Anderson Cooper’s interview with Stormy Daniels propelled “60 Minutes” to its highest-rated episode in 10 years, according to Nielsen ratings.

Preliminary ratings, known as “overnights,” showed the episode drawing more than twice as many viewers than a typical edition of the show.

When the final ratings are in later on Monday, the program is expected to rank as the highest-rated “60 Minutes” episode since Barack and Michelle Obama sat down for their first post-election interview in 2008.

The CBS newsmagazine benefited from a huge ratings lead-in — an NCAA basketball game that went into overtime.

The overnight metered market rating for the “60 Minutes” episode, 16.3, is a measurement of how many millions of households tuned in. It extrapolates to well over 20 million viewers. Viewership totals will be available later in the day on Monday.

For comparison’s sake, other episodes of “60” have averaged 6 and 7 ratings in recent weeks.

The Obama interview in 2008 had a comparable rating of 17.4.

When CBS distributed the overnight numbers on Monday morning, NPR’s Tamara Keith quipped on Twitter, “This press release from ’60 Minutes seems custom designed to drive the president crazy.”

The outpouring of reactions after the interview aired suggest that her account of an alleged affair with Donald Trump in 2006 captivated viewers across the country.

While President Trump stayed silent about the subject, Daniels’ name was the No. 1 trending topic in the U.S. on Twitter on Sunday evening — and stayed at the top of the list for several hours after the broadcast. Daniels was also a trending topic on Facebook.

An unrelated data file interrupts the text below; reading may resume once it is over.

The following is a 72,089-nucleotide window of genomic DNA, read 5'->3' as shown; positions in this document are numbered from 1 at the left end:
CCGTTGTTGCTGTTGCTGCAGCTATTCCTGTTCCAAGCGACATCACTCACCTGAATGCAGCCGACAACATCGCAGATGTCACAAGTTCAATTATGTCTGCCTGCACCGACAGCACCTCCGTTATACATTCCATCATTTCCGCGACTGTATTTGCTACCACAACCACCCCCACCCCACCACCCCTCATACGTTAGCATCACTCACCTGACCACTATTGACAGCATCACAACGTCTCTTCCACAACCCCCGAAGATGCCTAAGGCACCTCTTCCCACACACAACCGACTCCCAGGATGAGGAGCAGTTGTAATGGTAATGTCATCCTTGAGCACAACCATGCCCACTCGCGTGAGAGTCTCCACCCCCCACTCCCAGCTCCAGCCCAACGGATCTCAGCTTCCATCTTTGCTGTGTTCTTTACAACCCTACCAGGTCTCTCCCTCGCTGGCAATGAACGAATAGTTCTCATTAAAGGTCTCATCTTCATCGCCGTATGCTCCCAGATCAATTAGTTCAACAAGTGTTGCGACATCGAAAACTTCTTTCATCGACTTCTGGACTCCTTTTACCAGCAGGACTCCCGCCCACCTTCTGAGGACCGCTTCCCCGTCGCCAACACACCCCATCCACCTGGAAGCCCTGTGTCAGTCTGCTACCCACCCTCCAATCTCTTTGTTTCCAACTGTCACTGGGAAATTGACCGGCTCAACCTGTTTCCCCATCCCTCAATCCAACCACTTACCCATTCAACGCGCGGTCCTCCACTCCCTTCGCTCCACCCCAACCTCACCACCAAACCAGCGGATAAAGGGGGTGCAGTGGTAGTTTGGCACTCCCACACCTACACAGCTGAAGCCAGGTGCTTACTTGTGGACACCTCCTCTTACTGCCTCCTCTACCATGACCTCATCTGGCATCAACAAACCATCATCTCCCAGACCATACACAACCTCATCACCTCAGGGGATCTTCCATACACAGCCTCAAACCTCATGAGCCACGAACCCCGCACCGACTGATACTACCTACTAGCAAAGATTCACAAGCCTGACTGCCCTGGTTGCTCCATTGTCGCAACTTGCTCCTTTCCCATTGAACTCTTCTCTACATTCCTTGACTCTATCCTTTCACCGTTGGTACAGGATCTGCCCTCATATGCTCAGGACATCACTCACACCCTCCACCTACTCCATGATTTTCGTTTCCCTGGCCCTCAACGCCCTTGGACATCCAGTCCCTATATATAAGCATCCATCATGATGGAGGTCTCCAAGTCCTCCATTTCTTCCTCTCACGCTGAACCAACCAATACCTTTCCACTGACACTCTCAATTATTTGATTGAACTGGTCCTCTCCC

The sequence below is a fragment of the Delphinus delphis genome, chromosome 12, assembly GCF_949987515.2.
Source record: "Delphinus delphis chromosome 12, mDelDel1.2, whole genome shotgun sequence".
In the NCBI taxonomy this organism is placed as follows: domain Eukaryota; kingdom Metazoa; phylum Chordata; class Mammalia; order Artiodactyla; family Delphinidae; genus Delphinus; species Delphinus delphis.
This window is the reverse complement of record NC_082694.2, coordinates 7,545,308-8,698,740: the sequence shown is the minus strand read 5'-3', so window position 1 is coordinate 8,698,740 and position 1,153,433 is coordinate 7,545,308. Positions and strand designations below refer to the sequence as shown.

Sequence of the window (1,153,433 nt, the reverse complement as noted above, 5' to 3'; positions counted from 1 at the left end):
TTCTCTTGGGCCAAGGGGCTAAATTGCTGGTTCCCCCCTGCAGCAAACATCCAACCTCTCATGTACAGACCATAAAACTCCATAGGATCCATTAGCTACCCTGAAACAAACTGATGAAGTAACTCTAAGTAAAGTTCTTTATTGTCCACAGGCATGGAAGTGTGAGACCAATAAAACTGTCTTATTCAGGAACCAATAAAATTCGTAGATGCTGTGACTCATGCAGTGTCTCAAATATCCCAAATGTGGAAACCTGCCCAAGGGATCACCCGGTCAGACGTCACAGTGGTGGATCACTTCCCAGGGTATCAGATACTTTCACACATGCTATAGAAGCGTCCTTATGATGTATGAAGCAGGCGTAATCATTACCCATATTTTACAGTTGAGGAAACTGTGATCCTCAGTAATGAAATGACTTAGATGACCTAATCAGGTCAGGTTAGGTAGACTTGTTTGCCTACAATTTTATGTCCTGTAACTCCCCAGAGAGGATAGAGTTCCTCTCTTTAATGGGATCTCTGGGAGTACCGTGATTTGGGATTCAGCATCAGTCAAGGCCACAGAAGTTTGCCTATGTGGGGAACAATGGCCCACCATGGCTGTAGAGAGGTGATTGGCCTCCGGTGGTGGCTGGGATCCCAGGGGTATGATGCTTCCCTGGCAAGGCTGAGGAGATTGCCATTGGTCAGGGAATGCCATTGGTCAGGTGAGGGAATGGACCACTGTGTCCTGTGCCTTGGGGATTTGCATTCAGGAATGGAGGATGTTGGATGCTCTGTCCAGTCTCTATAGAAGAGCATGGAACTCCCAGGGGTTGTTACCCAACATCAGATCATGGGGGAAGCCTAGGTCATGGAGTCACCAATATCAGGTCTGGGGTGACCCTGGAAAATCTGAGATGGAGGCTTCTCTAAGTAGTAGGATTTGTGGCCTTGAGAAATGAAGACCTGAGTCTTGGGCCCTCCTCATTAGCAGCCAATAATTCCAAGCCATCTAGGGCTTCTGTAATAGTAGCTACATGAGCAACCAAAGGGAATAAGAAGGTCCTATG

The sexual encounter allegedly happened a decade before Trump was elected president. But the apparent cover-up is much more recent.

The porn star’s media-savvy attorney, Michael Avenatti, bluntly told Cooper, “This is about the cover-up.”

On Monday, Avenatti made the rounds on the morning shows, promising to reveal “a whole host of evidence” about the alleged affair and the attempt to silence her.

“We’re just getting started,” Avenatti said.

While critics grumble that Avenatti may be overplaying his hand, Sunday’s Sunday’s “60 Minutes” broadcast was undeniably newsworthy. The broadcast contained new information about the alleged affair in 2006 and marked the first time that Daniels described being threatened by an unknown person in 2011, a few weeks after she agreed to talk to a tabloid magazine about Trump.

“I think it was important for people to actually see her and hear her,” Cooper said on CNN’s “New Day” on Monday.

“Viewers can make up their own mind whether they believe she’s credible,” he added.

The two-part “60 Minutes” story also focused on the “hush money” payment in 2016 from one of Trump’s personal attorneys and the possible campaign finance law violations.

“The Stormy Daniels story is certainly about sex but it’s also — and more importantly — about financial and emotional intimidation,” Margaret Sullivan wrote in a column for Monday’s Washington Post.

“The ultimate verdict” on Cooper’s interview “will be whether viewers accept his claim that this is serious news,” Politico’s Michael Calderone wrote.

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